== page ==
In broadening the scope we needed to ensure that current or future structural arrangements didn’t prevent inclusion in the new CCR. We’ve been intentional to welcome participants to our design and focus groups to include non-credit educative activity from all kinds of campus-sponsored activities. It’s helpful to note that we were greatly aided in the task of broad inclusion by having the CCR project itself chartered by our campus Provost.
Our inclusive scope led us directly to a second reculturing challenge: How can we consistently and efficiently validate a large and diverse set of non-credit educational efforts? And how can we support co-curricular activity providers with common resources as they document student learning? Our campus colleagues worked together to develop a validation process that sets minimum requirements for inclusion the CCR. Our validation process requires that activity providers include these elements in their learning activity design:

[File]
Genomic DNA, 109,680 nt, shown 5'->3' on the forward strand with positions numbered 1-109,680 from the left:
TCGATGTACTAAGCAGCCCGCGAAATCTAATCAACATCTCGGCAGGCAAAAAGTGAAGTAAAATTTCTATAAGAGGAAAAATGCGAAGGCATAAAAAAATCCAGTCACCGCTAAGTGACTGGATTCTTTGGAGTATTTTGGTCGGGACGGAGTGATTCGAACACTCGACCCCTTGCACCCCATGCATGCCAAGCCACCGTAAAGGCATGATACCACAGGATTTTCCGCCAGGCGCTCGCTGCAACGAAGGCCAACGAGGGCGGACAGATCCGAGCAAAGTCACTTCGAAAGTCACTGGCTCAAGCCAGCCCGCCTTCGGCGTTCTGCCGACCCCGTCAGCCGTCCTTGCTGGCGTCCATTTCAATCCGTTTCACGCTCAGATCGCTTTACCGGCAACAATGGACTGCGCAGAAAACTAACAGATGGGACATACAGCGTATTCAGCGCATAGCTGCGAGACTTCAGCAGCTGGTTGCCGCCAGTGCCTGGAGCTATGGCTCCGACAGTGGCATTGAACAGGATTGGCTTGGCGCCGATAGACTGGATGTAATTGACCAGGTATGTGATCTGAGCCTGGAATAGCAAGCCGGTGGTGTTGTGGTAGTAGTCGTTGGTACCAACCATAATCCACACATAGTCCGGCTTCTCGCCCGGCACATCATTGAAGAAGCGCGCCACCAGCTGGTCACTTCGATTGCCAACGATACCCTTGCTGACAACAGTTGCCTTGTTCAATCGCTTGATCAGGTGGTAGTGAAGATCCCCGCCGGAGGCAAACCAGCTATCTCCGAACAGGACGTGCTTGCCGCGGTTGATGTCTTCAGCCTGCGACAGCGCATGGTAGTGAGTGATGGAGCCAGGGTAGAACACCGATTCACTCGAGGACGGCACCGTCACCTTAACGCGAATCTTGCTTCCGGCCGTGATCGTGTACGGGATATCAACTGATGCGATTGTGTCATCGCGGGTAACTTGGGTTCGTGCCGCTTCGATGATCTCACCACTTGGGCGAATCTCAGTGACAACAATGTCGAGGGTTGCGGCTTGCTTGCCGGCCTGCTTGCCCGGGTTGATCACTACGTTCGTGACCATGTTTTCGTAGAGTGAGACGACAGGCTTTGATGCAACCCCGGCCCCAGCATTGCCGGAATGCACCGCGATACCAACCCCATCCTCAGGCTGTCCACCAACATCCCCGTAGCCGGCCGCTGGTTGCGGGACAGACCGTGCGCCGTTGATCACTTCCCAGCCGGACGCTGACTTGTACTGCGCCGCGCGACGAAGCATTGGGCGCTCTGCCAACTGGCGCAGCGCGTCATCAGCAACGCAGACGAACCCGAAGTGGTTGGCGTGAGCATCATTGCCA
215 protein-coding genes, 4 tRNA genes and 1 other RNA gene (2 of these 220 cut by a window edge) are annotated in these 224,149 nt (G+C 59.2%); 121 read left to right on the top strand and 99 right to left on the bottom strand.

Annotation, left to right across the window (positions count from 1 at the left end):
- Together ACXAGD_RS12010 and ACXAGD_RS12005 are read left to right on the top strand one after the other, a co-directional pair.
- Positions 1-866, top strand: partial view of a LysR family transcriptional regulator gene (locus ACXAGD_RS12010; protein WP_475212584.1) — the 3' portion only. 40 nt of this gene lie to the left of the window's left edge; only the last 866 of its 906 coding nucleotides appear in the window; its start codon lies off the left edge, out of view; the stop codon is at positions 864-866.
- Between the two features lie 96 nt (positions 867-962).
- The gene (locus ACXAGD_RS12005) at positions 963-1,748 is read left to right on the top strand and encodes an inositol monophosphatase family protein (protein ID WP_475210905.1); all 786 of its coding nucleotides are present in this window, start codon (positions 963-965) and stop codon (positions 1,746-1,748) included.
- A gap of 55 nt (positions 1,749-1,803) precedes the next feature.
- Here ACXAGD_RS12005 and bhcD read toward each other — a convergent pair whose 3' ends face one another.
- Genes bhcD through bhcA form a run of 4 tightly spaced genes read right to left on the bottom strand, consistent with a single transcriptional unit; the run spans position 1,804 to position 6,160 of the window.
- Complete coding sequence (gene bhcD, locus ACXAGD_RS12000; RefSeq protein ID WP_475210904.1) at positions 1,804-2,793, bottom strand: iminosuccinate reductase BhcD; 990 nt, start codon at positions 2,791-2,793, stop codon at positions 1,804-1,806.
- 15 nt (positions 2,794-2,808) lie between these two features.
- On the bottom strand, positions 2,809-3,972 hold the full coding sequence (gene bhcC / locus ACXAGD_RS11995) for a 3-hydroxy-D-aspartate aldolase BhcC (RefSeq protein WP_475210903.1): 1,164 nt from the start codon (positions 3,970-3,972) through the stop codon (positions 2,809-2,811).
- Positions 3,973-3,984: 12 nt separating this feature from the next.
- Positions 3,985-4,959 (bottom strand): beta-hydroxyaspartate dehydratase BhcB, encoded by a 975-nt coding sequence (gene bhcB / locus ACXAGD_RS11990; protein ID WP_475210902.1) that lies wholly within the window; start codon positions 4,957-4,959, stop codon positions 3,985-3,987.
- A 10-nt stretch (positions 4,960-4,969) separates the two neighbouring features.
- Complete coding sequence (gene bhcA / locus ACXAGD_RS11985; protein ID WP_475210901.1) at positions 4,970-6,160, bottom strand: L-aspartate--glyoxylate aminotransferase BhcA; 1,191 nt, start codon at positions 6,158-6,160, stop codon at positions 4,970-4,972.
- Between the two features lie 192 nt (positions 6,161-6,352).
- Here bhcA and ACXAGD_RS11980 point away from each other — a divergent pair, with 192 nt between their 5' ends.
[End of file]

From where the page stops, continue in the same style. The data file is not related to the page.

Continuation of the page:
1. Clear goals or outcomes,
2. A reasonable plan for implementation,
3. Opportunities for students to reflect and receive feedback, and,
4. Smart workflow and flexible communication for educator/student interactions.
While validation is an important step, we aspire not to re-create an academic-governance process to validate existing non-credit learning activity. Therefore, non-credit activity design and evaluation remains the responsibility of the professionals currently in place for those tasks. The current validation workflow reflects a two-stage approach to documenting non-credit learning activity across our campus. First, activity providers (faculty & staff) will input their program information into the record keeping system. Second, providers validate student participation upon student completion.
Students sometimes take an individual approach to non-credit activity in internships, undergraduate research and creative activity, and community engaged (service) learning. In these cases, students, rather than activity providers, take the first step to initiate inclusion of their activity on the CCR. The student-initiated step allows for the student to customize the description of their learning activity and their educators to offer validation of their individual learning goals.